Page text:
The Northern Cape Water Affairs Department says the completion of a bulk water supply will ensure water security to most parts of the Kalahari.

The R150-million project is also aimed to boost tourism in the area.

The Bloodhound, which is expected to attempt a land speed record of 1 600 kilometres per hour, is expected in the area later in 2018.

Water is a basic necessity for all human beings.

For years, residents at Mier in the Kalahari have been living without this basic need.

They had to rely on borehole water and had to walk miles to get to the boreholes.

The Department of Water Affairs has now completed a bulk water supply in the area to ensure sustainable water for residents, benefiting 11 000 people.

The supply consists of a 150-kilometre pipeline, storage reservoir and a pump station.

The project started in May 2015 and was completed in June 2016.

One of these people who is benefiting is Michael Strauss.

Strauss has been living in Klein Mier for 27-years.

And although the water is a relief for Strauss and others they are still encountering challenges.

“In previous years, we used borehole water. Over there is a borehole we used and on the other side, we used these for years. Now that they have installed the pipelines there is a difference, but there is still interruptions. They did not give us feedback yet. Sometimes we are without water during the day and night.”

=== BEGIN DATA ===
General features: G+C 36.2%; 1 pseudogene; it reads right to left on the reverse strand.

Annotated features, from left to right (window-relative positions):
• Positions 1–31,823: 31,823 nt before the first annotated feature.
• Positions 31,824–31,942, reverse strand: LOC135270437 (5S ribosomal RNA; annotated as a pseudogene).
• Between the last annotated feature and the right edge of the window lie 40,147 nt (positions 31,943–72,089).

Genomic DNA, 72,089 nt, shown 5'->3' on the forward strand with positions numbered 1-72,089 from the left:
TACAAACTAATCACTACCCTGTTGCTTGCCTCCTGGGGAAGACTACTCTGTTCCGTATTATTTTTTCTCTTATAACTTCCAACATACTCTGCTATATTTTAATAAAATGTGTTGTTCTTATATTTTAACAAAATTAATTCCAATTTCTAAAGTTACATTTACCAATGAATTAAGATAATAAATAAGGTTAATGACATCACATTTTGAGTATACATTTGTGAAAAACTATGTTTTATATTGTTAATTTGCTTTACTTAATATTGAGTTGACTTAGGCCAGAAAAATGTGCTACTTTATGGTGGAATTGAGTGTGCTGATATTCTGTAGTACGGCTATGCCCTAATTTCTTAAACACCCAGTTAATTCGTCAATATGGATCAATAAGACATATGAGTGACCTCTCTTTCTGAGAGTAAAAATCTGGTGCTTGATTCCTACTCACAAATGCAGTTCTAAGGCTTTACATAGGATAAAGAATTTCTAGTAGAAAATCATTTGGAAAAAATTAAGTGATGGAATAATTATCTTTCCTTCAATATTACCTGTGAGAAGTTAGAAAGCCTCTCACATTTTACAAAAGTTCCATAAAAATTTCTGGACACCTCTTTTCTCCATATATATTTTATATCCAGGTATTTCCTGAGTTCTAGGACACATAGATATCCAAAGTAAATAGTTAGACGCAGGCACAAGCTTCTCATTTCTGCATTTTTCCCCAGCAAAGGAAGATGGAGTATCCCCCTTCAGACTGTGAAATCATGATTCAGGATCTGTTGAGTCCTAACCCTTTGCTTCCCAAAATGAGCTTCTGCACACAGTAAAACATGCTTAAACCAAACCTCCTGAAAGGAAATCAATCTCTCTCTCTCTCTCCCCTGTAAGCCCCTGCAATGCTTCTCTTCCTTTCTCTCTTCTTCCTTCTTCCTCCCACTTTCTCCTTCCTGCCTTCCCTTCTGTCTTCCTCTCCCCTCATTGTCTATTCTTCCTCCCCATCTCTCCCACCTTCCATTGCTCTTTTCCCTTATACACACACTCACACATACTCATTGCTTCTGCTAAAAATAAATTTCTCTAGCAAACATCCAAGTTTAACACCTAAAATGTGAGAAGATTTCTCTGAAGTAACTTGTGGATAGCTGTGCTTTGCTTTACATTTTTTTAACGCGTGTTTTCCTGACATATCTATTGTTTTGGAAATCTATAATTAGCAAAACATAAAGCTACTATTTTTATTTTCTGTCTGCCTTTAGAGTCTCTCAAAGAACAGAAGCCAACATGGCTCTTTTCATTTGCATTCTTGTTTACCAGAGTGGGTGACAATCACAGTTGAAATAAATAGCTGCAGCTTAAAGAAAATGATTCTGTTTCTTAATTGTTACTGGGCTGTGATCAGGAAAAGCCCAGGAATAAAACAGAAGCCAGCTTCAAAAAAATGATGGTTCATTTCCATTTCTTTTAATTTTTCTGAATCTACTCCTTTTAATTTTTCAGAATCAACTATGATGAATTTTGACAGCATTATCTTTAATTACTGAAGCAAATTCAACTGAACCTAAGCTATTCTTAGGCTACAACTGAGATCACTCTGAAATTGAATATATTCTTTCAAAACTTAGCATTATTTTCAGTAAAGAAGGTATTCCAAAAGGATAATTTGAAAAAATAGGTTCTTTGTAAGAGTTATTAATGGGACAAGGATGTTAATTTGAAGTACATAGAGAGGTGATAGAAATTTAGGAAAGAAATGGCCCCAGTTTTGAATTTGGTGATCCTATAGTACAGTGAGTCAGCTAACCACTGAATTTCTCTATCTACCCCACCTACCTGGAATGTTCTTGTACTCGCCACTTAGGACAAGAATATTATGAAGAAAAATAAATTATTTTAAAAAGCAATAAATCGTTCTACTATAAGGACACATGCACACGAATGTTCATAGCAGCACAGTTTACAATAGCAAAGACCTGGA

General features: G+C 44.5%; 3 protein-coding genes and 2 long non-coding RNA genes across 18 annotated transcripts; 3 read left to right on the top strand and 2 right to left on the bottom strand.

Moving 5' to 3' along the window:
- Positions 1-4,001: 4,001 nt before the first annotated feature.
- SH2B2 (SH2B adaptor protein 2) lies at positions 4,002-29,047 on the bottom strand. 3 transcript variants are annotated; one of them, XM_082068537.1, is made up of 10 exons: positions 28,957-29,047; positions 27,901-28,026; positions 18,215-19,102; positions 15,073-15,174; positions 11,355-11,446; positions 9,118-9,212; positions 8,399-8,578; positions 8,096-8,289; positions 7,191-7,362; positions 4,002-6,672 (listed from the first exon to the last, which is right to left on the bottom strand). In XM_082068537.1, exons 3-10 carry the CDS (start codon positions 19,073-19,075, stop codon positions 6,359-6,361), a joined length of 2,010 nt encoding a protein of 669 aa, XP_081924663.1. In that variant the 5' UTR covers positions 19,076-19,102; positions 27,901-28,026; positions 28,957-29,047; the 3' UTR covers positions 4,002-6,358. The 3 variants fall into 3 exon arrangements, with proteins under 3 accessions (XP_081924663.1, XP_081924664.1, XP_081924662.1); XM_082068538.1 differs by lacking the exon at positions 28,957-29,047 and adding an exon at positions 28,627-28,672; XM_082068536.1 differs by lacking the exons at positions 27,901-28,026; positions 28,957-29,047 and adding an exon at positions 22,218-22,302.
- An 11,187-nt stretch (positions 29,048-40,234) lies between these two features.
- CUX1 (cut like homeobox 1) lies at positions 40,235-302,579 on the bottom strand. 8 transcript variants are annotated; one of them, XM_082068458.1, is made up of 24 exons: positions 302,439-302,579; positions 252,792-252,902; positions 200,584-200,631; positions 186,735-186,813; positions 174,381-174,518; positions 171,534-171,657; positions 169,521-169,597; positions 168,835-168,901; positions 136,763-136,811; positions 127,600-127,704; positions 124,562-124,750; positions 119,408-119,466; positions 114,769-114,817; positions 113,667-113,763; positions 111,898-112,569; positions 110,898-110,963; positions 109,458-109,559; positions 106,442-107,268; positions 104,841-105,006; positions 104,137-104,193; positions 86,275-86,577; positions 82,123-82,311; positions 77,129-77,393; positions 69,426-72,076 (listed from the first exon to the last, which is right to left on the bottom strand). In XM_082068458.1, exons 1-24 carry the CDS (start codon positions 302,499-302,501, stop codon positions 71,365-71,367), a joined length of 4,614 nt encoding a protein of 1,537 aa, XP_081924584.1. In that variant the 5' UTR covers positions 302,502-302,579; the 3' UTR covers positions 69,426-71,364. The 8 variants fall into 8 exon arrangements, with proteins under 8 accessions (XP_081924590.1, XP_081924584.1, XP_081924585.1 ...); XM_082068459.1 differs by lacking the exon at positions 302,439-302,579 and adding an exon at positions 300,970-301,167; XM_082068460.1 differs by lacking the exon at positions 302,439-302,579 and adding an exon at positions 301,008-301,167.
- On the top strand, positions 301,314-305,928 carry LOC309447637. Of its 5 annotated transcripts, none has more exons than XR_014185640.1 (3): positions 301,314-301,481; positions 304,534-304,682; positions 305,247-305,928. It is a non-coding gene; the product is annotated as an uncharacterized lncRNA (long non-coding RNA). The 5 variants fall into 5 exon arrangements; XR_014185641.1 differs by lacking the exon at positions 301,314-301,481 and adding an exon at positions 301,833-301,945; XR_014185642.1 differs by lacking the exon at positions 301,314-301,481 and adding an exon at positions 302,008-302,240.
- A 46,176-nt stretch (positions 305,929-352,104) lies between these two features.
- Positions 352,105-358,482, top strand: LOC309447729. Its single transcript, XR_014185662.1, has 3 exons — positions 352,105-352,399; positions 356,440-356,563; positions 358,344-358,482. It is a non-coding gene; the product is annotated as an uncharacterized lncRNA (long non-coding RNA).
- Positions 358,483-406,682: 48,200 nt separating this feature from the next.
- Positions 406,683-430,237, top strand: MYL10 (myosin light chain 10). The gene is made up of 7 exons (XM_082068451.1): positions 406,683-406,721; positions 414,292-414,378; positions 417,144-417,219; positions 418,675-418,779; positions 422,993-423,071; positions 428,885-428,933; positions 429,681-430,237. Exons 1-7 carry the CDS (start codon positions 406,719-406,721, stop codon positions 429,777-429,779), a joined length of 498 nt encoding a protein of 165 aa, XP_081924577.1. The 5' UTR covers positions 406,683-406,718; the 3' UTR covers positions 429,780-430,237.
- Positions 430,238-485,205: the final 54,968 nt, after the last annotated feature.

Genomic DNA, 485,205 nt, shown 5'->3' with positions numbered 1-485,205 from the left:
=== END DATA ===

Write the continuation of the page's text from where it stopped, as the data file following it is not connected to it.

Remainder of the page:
Other residents have mixed feelings about the water supply.

“I can open my tap now, and the water is there in my basin, bath, and my toilet can flush. We are not struggling like previous years,” says another resident.

Another resident says, “I think there are still problems, because it does not help we received fresh water. Our people are getting sick. The water is getting mixed.”

“Previously, it was better, because every time we have water, people are getting sick,” says another resident.

The project cost ran into millions.

The Water Affairs Department’s Sputnik Ratau says, “We know that for it to be able to reach where it is, it cost a set amount of R150-million which was financed by the department through the regional bulk infrastructure grant, and it was benefitting almost 11 000 people, in households of about 2421.”

The project has other economic spinoffs such as improved livestock farming, tourism and the Bloodhound project that is set to break a land speed record.